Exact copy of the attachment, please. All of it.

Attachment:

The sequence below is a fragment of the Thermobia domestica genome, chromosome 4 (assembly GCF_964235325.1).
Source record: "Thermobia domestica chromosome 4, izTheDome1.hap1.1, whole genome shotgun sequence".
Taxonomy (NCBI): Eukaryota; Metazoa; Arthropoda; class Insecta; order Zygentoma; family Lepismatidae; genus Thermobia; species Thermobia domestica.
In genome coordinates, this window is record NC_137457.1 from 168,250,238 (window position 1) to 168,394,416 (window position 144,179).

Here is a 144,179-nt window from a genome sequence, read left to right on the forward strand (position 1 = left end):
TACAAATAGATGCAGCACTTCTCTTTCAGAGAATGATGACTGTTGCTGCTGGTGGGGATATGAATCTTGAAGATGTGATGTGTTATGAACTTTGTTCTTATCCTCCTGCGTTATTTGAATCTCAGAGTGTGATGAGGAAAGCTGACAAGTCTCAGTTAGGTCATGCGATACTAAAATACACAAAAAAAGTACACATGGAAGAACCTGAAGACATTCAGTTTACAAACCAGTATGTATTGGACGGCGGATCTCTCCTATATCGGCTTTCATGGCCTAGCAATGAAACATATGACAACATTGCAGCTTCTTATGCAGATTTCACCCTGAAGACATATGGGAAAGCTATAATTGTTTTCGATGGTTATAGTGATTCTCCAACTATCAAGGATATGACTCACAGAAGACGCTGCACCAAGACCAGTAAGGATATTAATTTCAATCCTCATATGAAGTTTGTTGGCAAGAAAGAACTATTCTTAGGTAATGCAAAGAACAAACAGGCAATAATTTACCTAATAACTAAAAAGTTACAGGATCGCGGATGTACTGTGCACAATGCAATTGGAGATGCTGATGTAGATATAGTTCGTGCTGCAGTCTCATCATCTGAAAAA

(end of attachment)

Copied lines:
The sequence below is a fragment of the Thermobia domestica genome, chromosome 4 (assembly GCF_964235325.1).
Source record: "Thermobia domestica chromosome 4, izTheDome1.hap1.1, whole genome shotgun sequence".
Taxonomy (NCBI): Eukaryota; Metazoa; Arthropoda; class Insecta; order Zygentoma; family Lepismatidae; genus Thermobia; species Thermobia domestica.
In genome coordinates, this window is record NC_137457.1 from 168,250,238 (window position 1) to 168,394,416 (window position 144,179).

Here is a 144,179-nt window from a genome sequence, read left to right on the forward strand (position 1 = left end):
TACAAATAGATGCAGCACTTCTCTTTCAGAGAATGATGACTGTTGCTGCTGGTGGGGATATGAATCTTGAAGATGTGATGTGTTATGAACTTTGTTCTTATCCTCCTGCGTTATTTGAATCTCAGAGTGTGATGAGGAAAGCTGACAAGTCTCAGTTAGGTCATGCGATACTAAAATACACAAAAAAAGTACACATGGAAGAACCTGAAGACATTCAGTTTACAAACCAGTATGTATTGGACGGCGGATCTCTCCTATATCGGCTTTCATGGCCTAGCAATGAAACATATGACAACATTGCAGCTTCTTATGCAGATTTCACCCTGAAGACATATGGGAAAGCTATAATTGTTTTCGATGGTTATAGTGATTCTCCAACTATCAAGGATATGACTCACAGAAGACGCTGCACCAAGACCAGTAAGGATATTAATTTCAATCCTCATATGAAGTTTGTTGGCAAGAAAGAACTATTCTTAGGTAATGCAAAGAACAAACAGGCAATAATTTACCTAATAACTAAAAAGTTACAGGATCGCGGATGTACTGTGCACAATGCAATTGGAGATGCTGATGTAGATATAGTTCGTGCTGCAGTCTCATCATCTGAAAAA